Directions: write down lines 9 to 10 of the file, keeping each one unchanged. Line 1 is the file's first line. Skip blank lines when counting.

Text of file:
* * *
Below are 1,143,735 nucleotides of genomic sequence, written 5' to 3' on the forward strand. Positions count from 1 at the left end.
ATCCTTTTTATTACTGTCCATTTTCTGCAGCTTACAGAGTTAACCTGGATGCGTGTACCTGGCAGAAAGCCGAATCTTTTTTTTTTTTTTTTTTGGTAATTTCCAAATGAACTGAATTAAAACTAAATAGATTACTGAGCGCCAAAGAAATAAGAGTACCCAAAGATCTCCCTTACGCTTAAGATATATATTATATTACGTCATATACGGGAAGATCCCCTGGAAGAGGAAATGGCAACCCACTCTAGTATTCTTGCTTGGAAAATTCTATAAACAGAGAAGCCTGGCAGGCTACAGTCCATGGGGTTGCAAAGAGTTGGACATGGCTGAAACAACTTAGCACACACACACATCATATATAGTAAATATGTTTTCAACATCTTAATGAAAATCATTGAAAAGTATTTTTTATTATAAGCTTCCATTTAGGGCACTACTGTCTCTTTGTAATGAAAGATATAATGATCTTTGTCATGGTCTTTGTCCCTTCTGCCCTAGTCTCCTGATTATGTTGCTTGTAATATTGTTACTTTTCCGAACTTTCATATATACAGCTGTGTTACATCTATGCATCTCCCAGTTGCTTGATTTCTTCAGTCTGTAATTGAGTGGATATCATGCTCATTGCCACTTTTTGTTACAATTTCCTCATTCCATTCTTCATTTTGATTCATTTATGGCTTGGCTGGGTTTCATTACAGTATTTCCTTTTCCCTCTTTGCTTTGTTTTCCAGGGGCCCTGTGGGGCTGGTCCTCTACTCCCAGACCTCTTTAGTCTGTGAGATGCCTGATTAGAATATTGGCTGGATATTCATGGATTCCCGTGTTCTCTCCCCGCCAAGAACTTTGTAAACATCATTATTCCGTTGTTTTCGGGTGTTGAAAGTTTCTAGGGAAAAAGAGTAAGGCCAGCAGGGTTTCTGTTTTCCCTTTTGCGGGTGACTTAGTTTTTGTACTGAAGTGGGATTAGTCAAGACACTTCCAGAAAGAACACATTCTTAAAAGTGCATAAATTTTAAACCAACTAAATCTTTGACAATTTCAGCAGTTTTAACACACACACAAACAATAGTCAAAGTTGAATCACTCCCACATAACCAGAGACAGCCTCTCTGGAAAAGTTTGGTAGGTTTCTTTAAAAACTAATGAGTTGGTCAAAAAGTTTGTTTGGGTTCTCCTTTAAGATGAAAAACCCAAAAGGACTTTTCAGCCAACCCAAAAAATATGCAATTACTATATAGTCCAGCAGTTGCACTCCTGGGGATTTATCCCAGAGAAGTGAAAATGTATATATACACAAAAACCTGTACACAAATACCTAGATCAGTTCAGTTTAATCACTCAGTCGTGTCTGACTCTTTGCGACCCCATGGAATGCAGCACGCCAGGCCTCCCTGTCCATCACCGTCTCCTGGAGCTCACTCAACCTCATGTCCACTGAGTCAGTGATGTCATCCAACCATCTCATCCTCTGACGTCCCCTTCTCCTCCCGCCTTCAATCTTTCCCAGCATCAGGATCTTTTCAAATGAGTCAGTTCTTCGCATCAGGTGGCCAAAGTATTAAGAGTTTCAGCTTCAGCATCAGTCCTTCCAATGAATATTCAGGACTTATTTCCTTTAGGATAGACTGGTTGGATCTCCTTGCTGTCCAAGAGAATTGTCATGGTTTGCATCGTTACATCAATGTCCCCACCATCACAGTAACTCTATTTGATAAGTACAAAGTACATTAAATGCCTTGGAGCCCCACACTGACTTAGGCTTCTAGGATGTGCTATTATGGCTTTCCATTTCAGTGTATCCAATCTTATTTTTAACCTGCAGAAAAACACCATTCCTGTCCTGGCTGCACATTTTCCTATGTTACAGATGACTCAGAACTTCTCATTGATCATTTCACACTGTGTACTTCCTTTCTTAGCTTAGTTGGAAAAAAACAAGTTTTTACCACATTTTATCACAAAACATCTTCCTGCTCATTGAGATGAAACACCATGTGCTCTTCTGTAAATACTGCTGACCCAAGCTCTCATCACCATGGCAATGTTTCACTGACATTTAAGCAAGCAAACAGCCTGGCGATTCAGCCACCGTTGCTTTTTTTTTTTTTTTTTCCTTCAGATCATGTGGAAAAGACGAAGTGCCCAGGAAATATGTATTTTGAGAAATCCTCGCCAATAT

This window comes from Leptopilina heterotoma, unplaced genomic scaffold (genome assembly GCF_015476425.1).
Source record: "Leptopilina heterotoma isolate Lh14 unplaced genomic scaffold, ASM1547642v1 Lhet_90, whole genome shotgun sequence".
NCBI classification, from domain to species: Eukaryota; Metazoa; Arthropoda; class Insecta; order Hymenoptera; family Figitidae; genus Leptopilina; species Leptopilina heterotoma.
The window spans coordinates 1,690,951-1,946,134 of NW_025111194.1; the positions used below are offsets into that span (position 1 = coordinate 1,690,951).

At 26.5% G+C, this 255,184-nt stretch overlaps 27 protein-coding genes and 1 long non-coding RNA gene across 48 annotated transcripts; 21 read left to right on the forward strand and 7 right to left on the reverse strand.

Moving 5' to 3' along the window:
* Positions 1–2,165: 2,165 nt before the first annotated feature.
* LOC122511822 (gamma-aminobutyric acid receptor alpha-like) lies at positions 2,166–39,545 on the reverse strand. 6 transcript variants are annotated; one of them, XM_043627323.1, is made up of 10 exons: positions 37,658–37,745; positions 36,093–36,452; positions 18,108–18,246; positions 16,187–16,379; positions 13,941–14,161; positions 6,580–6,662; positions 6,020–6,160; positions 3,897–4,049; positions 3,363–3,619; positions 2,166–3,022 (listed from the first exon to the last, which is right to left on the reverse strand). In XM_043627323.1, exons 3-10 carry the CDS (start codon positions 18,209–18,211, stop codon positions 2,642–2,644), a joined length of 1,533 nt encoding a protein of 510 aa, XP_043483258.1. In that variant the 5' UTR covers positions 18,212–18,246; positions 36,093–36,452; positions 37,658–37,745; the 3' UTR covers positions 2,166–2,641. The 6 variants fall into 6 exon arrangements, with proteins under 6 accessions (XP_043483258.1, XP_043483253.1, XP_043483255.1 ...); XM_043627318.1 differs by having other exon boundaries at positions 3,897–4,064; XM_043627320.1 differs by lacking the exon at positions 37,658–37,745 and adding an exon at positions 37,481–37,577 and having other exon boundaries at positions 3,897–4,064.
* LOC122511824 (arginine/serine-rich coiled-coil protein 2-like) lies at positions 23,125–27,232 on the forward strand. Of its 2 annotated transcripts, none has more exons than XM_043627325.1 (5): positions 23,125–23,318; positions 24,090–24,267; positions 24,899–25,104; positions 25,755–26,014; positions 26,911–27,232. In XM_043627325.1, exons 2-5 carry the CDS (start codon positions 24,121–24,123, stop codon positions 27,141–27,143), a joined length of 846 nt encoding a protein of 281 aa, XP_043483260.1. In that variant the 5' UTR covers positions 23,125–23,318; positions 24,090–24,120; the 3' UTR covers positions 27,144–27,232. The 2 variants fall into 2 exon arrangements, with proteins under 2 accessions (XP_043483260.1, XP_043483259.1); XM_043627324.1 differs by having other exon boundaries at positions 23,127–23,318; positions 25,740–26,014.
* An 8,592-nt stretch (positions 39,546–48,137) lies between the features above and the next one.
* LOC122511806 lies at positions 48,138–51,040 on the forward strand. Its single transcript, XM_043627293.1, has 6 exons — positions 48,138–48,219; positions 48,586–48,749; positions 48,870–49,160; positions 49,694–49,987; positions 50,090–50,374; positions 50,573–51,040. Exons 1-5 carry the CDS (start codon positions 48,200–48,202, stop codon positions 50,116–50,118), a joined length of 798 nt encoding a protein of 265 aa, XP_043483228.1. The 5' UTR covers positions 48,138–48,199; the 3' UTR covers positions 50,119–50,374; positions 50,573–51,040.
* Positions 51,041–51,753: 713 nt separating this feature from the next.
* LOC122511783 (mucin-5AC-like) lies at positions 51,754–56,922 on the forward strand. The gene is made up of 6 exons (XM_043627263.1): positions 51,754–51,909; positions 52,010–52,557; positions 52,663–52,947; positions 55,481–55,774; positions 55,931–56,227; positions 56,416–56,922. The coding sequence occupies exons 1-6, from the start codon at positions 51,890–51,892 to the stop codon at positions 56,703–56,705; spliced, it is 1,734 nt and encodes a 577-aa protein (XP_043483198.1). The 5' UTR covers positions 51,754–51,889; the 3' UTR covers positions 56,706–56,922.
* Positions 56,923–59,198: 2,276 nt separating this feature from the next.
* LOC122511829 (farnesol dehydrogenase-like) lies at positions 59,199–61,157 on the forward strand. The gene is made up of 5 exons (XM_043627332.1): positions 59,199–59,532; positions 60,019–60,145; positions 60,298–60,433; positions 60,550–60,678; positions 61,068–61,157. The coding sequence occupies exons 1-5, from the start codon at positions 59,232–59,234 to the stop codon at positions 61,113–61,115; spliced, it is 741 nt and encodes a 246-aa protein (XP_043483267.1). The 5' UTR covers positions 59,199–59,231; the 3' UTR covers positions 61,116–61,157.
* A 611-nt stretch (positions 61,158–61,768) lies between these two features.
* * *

* Positions 1–2,165: 2,165 nt before the first annotated feature.
* LOC122511822 (gamma-aminobutyric acid receptor alpha-like) lies at positions 2,166–39,545 on the reverse strand. 6 transcript variants are annotated; one of them, XM_043627323.1, is made up of 10 exons: positions 37,658–37,745; positions 36,093–36,452; positions 18,108–18,246; positions 16,187–16,379; positions 13,941–14,161; positions 6,580–6,662; positions 6,020–6,160; positions 3,897–4,049; positions 3,363–3,619; positions 2,166–3,022 (listed from the first exon to the last, which is right to left on the reverse strand). In XM_043627323.1, exons 3-10 carry the CDS (start codon positions 18,209–18,211, stop codon positions 2,642–2,644), a joined length of 1,533 nt encoding a protein of 510 aa, XP_043483258.1. In that variant the 5' UTR covers positions 18,212–18,246; positions 36,093–36,452; positions 37,658–37,745; the 3' UTR covers positions 2,166–2,641. The 6 variants fall into 6 exon arrangements, with proteins under 6 accessions (XP_043483258.1, XP_043483253.1, XP_043483255.1 ...); XM_043627318.1 differs by having other exon boundaries at positions 3,897–4,064; XM_043627320.1 differs by lacking the exon at positions 37,658–37,745 and adding an exon at positions 37,481–37,577 and having other exon boundaries at positions 3,897–4,064.